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Low-mass galaxy assembly in simulations: regulation of early star formation by radiation from massive stars


Trujillo-Gomez, Sebastian; Klypin, Anatoly; Colin, Pedro; Ceverino, Daniel; Arraki, Kenza; Primack, Joel (2015). Low-mass galaxy assembly in simulations: regulation of early star formation by radiation from massive stars. Monthly Notices of the Royal Astronomical Society, 446(2):1140-1162.

Abstract

Despite recent success in forming realistic present-day galaxies, simulations still form the bulk of their stars earlier than observations indicate. We investigate the process of stellar mass assembly in low-mass field galaxies, a dwarf and a typical spiral, focusing on the effects of radiation from young stellar clusters on the star formation (SF) histories. We implement a novel model of SF with a deterministic low efficiency per free-fall time, as observed in molecular clouds. Stellar feedback is based on observations of star-forming regions, and includes radiation pressure from massive stars, photoheating in H II regions, supernovae and stellar winds. We find that stellar radiation has a strong effect on the formation of low-mass galaxies, especially at z 〉 1, where it efficiently suppresses SF by dispersing cold and dense gas, preventing runaway growth of the stellar component. This behaviour is evident in a variety of observations but had so far eluded analytical and numerical models without radiation feedback. Compared to supernovae alone, radiation feedback reduces the SF rate by a factor of ̃100 at z ≲ 2, yielding rising SF histories which reproduce recent observations of Local Group dwarfs. Stellar radiation also produces bulgeless spiral galaxies and may be responsible for excess thickening of the stellar disc. The galaxies also feature rotation curves and baryon fractions in excellent agreement with current data. Lastly, the dwarf galaxy shows a very slow reduction of the central dark matter density caused by radiation feedback over the last ̃7 Gyr of cosmic evolution.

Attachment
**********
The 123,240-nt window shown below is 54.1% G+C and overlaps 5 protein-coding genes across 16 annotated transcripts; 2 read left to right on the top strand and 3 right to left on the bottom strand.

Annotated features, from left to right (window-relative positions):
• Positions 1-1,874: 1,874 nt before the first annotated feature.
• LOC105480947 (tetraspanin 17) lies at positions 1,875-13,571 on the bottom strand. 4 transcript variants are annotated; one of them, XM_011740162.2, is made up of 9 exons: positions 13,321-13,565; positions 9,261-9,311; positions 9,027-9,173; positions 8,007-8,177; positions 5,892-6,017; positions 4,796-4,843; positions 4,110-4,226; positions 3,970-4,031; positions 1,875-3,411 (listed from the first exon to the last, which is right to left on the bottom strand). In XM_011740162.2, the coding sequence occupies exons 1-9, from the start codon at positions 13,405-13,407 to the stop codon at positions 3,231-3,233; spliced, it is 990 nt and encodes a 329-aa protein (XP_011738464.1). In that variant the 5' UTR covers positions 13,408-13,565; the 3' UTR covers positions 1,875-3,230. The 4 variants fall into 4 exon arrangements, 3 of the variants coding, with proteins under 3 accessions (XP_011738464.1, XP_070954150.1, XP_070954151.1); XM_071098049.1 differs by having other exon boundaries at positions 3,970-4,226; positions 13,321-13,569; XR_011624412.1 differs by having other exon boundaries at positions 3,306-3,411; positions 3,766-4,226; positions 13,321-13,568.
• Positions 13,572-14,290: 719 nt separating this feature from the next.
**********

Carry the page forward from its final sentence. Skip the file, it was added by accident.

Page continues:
Abstract

Despite recent success in forming realistic present-day galaxies, simulations still form the bulk of their stars earlier than observations indicate. We investigate the process of stellar mass assembly in low-mass field galaxies, a dwarf and a typical spiral, focusing on the effects of radiation from young stellar clusters on the star formation (SF) histories. We implement a novel model of SF with a deterministic low efficiency per free-fall time, as observed in molecular clouds. Stellar feedback is based on observations of star-forming regions, and includes radiation pressure from massive stars, photoheating in H II regions, supernovae and stellar winds. We find that stellar radiation has a strong effect on the formation of low-mass galaxies, especially at z 〉 1, where it efficiently suppresses SF by dispersing cold and dense gas, preventing runaway growth of the stellar component. This behaviour is evident in a variety of observations but had so far eluded analytical and numerical models without radiation feedback. Compared to supernovae alone, radiation feedback reduces the SF rate by a factor of ̃100 at z ≲ 2, yielding rising SF histories which reproduce recent observations of Local Group dwarfs. Stellar radiation also produces bulgeless spiral galaxies and may be responsible for excess thickening of the stellar disc. The galaxies also feature rotation curves and baryon fractions in excellent agreement with current data. Lastly, the dwarf galaxy shows a very slow reduction of the central dark matter density caused by radiation feedback over the last ̃7 Gyr of cosmic evolution.

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Additional indexing

Item Type:Journal Article, refereed, original work
Communities & Collections:07 Faculty of Science > Institute for Computational Science
Dewey Decimal Classification:530 Physics
Language:English
Date:January 2015
Deposited On:22 Feb 2016 15:00
Last Modified:05 Apr 2016 20:05
Publisher:Oxford University Press
ISSN:0035-8711
Additional Information:This article has been accepted for publication in Monthly Notices of the Royal Astronomical Society © 2015 The Authors Published by Oxford University Press on behalf of Royal Astronomical Society. All rights reserved.
Free access at:Publisher DOI. An embargo period may apply.
Publisher DOI:https://doi.org/10.1093/mnras/stu2037
Other Identification Number:arXiv:1311.2910v4

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